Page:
|I just posted this in my journal, ...
||[Mar. 17th, 2005|03:03 pm]
..., and I thought it might be of interest to some people here.|
In the book Crescent & Star: Turkey, Between Two Worlds, which I just finished this afternoon, I noticed at least two similarities between contemporary Turkish and Japanese history.
First, the Turkish concept of devlet (literally "state") appears to be identical to the pre-World War II Japanese concept of kokutai. The latter concerned itself with the maintenance of the emperor-centered political system, and was used by fascists to silence political opponents. In Turkey, the state being defended is the secular state founded by Atatürk.
No one ever defines what devlet means; everyone is supposed to know. Its guardians are a self-perpetuating elite ... This elite has written many laws to help it do what it perceives as its duty, and when necessary it acts outside the law. (27) In the Japanese context, kokutai served as the rallying point for the attempted coup known as the February 26th Incident. In the US context, could 9/11 be that all powerful term?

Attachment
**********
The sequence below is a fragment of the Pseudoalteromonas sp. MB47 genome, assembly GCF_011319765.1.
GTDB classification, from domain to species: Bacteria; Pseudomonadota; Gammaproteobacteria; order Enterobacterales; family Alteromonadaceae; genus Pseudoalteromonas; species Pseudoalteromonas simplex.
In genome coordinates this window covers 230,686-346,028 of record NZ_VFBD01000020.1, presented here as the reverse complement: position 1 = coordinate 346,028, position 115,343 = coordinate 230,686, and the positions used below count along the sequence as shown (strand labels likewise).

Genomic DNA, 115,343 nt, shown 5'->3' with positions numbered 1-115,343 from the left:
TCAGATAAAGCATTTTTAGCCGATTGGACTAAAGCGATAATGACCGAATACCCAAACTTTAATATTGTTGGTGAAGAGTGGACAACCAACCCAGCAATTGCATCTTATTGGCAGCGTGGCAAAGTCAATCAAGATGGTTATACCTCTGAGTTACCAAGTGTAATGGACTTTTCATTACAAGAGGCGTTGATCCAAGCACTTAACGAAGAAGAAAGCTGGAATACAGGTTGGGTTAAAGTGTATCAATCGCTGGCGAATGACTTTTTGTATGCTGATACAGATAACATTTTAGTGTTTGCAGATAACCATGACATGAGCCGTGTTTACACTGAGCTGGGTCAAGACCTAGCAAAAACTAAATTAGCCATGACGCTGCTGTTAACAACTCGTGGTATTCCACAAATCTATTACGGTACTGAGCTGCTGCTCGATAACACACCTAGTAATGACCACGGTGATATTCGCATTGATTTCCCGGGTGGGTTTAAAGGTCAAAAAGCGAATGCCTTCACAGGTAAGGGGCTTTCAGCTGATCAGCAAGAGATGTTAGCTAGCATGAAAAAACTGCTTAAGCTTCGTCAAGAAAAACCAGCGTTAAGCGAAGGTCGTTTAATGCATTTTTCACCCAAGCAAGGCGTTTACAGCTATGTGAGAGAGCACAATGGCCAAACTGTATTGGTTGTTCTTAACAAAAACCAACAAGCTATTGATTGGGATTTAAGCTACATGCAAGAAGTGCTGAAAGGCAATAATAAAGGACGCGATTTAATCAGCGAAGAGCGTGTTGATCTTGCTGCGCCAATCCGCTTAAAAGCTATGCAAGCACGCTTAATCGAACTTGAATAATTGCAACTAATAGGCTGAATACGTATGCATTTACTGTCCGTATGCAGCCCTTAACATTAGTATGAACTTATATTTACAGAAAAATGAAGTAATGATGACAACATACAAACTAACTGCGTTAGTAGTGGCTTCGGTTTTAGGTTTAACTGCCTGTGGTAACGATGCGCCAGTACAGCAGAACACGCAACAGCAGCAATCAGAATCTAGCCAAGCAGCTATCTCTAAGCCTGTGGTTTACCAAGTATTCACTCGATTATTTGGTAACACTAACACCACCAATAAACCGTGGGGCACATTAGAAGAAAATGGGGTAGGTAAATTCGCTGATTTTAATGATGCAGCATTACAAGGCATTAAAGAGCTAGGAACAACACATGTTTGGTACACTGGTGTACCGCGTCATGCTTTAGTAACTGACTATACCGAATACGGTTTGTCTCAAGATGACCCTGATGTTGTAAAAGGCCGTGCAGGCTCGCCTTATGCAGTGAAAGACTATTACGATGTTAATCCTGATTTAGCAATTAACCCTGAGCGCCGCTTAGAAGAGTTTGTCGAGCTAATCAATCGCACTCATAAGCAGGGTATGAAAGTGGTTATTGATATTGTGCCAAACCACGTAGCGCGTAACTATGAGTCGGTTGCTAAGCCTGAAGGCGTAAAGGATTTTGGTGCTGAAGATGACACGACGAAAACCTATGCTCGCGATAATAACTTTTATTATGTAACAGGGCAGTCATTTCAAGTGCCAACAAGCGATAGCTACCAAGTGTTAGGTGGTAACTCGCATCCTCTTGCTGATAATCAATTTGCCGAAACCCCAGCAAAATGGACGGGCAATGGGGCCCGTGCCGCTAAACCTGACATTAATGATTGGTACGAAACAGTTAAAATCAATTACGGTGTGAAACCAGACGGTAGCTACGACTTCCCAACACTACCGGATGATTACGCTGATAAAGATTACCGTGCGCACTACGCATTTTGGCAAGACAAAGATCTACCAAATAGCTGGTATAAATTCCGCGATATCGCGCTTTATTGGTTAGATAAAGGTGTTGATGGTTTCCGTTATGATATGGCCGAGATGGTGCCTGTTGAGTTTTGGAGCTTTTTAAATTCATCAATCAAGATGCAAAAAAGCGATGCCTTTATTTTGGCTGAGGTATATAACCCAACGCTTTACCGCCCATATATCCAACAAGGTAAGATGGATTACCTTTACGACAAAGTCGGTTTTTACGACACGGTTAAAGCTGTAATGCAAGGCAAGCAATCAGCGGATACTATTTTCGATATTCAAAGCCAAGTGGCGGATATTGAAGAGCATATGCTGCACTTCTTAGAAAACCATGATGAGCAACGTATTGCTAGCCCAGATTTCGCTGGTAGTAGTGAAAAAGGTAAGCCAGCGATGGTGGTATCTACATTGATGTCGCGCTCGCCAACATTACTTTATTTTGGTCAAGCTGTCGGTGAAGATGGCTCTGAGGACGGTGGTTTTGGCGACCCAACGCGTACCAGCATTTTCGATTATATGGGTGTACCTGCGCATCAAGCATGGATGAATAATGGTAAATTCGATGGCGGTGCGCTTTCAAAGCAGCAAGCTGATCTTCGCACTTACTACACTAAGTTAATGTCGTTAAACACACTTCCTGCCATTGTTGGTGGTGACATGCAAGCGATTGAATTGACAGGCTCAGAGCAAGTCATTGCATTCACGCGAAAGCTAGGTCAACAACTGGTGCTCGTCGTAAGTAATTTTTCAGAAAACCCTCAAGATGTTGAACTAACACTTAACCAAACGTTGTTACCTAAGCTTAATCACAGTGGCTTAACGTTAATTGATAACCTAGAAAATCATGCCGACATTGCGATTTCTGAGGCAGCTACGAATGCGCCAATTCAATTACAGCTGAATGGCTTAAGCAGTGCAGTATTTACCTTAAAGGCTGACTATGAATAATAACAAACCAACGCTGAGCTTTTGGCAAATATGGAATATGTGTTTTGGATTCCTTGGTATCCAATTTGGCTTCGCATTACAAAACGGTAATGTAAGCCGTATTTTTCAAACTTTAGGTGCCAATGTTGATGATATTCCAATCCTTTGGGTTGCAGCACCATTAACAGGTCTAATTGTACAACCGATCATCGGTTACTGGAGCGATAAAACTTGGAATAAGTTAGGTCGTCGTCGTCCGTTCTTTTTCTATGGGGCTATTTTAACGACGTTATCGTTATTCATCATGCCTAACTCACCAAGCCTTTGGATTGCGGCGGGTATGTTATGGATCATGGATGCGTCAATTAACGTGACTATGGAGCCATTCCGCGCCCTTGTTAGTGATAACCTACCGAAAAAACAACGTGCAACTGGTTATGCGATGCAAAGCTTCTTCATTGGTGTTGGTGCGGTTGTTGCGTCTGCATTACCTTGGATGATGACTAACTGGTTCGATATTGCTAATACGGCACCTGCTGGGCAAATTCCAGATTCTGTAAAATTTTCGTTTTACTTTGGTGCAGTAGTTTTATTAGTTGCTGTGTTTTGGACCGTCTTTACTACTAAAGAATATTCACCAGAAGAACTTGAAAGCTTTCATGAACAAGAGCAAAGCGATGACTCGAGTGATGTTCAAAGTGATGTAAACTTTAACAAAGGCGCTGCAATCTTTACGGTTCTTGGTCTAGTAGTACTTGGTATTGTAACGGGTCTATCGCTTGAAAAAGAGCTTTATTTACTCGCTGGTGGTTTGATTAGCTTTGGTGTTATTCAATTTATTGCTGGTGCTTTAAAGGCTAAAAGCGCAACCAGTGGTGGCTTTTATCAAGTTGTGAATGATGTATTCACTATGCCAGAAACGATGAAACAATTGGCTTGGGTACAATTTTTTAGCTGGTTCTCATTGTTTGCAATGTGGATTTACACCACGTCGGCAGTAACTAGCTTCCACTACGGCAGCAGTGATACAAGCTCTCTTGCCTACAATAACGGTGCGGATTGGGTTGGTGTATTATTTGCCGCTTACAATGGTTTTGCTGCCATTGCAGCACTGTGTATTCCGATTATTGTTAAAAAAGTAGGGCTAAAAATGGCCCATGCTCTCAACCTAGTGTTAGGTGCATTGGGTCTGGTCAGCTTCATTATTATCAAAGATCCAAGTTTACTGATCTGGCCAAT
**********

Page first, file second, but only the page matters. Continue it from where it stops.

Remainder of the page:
Second, in 1923, the Tokyo region suffered from an large-scale earthquake that resulted in a major rebuilding of Tokyo and a population movement toward the Kansai (Kyoto) area. Following the disaster and the fires that enveloped the low city, anti-Korean riots sought out that minority population and punished them for having "started" the fires. In 1999, Turkey experienced a large scale quake of its own and if Kinzer is to be believed, it marked the beginning of a new understanding of the Turkish state - namely, the realization that it was severely flawed. More, it ushered in a new era of Turko-Greek relations. Images of Greeks aiding Turks, reciprocated several weeks later when a smaller earthquake hit Greece, allowed each nation to look at each other with fresh eyes. And this began the process of achieving concrete policy agreements.
What I found most interesting was the portrayal of the Turkish army, which was shown to be the guardian of Turkish secularism and democracy, even at the unintended expensive of those very ideals. No such positive - or at worst, ambivalent - review of the role of the Japanese armed forces during the lead up to war can be seriously made.